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Choosing the best adhesive for metal to metal bonding

August 25, 2020 4:49 pm

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Using adhesives to bond metal panels and components has many advantages over traditional methods like welding, riveting, soldering and bracketing. It is faster, more consistent, avoids stress points, requires less equipment and fewer trained personnel; but it’s important to choose the right adhesive for the job.

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Not all adhesives work with metals, and those that do are often metal-specific. Whilst steel and copper surfaces are receptive to many, lead and aluminium require a careful choice of metal bonding adhesive. Adhesion isn’t your only concern – adhesives may change electrical or thermal characteristics that are important in the product. You also have to consider the rigours to which the product will be subjected – such as vibrations, shear forces and temperatures.

Superglues

Most cyanoacrylates can be stored before use, are easy to apply and achieve full strength quickly. However, they are the least suitable for many metals and metal combinations, including aluminium, and have little gap-filling capability – which weakens their bonds. They are also vulnerable to moisture, vibration and shock.

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Polyurethanes

Polyurethane adhesives are easy to store if they are kept dry – moisture usually accelerates their setting – but like superglues, they are not great at gap-filling. Joints have to be kept clamped until they set. They work well with metals but have less strength than superglues and epoxies.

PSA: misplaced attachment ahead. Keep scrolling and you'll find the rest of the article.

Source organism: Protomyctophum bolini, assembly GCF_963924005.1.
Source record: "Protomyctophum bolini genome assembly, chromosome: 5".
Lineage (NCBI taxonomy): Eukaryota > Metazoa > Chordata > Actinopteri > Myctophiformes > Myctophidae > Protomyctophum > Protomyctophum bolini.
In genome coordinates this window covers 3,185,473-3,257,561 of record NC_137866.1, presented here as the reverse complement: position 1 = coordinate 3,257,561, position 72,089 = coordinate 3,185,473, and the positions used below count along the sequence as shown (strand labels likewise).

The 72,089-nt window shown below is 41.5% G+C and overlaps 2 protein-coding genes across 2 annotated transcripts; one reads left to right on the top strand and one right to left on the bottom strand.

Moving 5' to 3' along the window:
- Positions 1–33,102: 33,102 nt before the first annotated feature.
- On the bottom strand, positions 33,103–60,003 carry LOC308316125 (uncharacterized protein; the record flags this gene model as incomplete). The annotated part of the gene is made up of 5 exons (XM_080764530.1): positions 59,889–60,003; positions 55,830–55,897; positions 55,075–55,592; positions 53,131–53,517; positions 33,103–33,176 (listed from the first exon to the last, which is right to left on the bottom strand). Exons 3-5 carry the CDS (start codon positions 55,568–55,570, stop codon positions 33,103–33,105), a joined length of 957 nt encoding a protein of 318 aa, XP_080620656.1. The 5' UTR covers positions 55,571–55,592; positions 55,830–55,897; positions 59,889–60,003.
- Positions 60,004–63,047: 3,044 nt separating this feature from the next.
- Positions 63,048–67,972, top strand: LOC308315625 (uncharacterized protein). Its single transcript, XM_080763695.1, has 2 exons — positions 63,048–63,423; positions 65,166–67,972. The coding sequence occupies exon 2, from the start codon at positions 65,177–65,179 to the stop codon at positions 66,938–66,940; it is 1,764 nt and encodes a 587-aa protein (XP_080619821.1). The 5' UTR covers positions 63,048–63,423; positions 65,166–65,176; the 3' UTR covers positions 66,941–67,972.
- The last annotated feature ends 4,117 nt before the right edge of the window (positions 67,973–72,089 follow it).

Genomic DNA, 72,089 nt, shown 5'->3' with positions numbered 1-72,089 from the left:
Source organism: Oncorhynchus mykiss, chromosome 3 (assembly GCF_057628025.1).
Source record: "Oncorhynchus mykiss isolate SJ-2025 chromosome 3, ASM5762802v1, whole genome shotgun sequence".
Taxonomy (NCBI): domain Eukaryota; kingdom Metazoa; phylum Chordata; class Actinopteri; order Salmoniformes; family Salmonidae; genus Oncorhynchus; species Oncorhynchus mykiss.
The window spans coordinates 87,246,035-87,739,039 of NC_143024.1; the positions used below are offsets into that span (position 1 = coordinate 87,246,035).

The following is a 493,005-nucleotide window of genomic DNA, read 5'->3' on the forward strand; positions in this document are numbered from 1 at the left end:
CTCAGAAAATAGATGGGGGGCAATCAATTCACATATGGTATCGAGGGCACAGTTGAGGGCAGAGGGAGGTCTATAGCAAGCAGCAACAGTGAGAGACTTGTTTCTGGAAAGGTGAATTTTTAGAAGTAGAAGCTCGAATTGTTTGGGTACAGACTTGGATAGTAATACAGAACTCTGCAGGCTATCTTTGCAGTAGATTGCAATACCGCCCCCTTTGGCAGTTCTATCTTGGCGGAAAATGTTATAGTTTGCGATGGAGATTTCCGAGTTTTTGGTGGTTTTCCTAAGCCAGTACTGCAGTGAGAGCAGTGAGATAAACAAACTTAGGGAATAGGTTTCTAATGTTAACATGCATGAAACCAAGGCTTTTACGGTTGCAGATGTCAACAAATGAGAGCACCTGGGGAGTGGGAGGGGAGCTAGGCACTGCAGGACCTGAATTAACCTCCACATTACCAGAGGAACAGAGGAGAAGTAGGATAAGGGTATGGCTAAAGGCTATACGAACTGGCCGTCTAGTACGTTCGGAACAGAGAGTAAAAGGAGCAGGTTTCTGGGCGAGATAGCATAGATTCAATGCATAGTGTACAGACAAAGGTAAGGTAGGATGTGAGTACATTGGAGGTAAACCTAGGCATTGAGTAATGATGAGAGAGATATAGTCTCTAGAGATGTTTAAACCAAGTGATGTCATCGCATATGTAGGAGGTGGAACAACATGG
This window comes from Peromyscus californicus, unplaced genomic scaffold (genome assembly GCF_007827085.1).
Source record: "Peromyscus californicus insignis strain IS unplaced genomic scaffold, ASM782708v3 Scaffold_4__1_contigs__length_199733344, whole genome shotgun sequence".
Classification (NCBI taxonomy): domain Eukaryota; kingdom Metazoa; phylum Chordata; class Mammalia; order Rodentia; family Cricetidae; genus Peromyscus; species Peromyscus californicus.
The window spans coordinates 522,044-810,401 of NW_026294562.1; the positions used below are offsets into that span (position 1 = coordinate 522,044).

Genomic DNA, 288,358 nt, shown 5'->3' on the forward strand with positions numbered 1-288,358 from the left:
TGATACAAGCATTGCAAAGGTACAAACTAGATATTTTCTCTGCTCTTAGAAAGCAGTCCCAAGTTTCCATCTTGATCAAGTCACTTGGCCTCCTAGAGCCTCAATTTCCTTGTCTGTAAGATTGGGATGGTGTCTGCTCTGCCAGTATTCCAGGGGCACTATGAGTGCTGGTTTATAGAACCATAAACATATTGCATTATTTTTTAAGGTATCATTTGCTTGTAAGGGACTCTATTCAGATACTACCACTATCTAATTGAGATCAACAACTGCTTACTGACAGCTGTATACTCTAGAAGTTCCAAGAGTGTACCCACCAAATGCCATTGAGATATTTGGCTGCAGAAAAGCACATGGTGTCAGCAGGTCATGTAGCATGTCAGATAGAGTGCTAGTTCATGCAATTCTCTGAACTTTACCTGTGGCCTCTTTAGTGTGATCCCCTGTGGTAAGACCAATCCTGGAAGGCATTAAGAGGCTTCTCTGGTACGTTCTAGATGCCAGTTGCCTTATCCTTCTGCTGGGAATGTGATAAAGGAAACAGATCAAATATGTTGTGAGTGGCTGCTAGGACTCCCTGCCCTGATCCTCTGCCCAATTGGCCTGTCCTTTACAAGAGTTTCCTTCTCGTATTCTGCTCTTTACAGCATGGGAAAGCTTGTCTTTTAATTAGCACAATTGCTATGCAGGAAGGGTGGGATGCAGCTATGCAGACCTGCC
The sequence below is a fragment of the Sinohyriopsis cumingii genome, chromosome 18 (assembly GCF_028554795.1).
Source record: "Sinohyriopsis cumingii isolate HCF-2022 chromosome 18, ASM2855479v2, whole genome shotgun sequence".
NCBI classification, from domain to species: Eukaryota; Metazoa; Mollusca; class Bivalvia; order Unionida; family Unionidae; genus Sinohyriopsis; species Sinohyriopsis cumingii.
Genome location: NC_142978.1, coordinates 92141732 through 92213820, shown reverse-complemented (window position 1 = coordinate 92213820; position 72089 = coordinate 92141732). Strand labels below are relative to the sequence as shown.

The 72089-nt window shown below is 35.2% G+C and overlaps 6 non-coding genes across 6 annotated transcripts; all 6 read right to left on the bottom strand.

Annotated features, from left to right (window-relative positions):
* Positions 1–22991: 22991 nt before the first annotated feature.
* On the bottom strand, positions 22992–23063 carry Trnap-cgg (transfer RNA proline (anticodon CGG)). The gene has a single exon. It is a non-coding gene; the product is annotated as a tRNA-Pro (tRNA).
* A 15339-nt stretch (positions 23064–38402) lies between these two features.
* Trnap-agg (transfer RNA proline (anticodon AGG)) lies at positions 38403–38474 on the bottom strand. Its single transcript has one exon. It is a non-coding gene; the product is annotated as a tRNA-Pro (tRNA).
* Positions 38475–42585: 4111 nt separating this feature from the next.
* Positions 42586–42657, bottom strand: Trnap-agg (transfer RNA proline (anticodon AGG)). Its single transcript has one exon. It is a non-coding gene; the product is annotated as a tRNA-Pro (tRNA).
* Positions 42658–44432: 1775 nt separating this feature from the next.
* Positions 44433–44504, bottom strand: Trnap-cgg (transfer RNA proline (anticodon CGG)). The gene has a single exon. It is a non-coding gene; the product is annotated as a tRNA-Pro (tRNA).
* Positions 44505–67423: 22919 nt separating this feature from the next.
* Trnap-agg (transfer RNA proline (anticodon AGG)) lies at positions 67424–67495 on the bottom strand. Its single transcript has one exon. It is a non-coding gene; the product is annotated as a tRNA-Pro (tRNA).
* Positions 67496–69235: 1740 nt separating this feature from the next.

Epoxies

Most epoxies are two-part formulations that have to be mixed onsite immediately before use, and this is their biggest weakness. Bond strength depends heavily on perfect mixing, and this is hard to achieve onsite. Spare adhesive cannot be saved which leads to wastage, and mixing exposes personnel to chemicals.

Although you can vary the formulation to slow or accelerate hardening, you have limited time to get parts into precise position, despite which there is a substantial wait before it achieves full strength. On the plus side, epoxies can work with “difficult” metals like aluminium.

Specialist metal bonding adhesive

CT1 is an example of a new type of metal bonding adhesive that has the advantages of epoxies without the disadvantages. It is easy to store, easy to apply, fills gaps, and works with virtually any metal combination. Being more flexible than epoxies it is better at withstanding vibration, shock and shear forces caused by thermal expansion.

CT1 is an exciting product that will allow many more metal fabrication procedures to move away from welding and riveting.

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